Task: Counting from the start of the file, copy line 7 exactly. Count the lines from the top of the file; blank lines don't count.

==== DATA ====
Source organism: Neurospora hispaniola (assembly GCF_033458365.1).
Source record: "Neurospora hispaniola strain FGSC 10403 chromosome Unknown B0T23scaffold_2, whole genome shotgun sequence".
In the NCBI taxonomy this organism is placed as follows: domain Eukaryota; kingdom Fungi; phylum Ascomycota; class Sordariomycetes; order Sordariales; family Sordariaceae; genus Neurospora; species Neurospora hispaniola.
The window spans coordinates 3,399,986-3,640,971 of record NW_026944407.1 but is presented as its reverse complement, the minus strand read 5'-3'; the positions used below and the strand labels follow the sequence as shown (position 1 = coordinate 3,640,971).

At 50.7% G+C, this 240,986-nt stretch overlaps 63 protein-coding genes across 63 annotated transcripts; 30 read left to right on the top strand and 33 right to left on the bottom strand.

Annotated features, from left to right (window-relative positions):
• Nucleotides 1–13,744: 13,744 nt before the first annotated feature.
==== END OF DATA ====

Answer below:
• Nucleotides 1–13,744: 13,744 nt before the first annotated feature.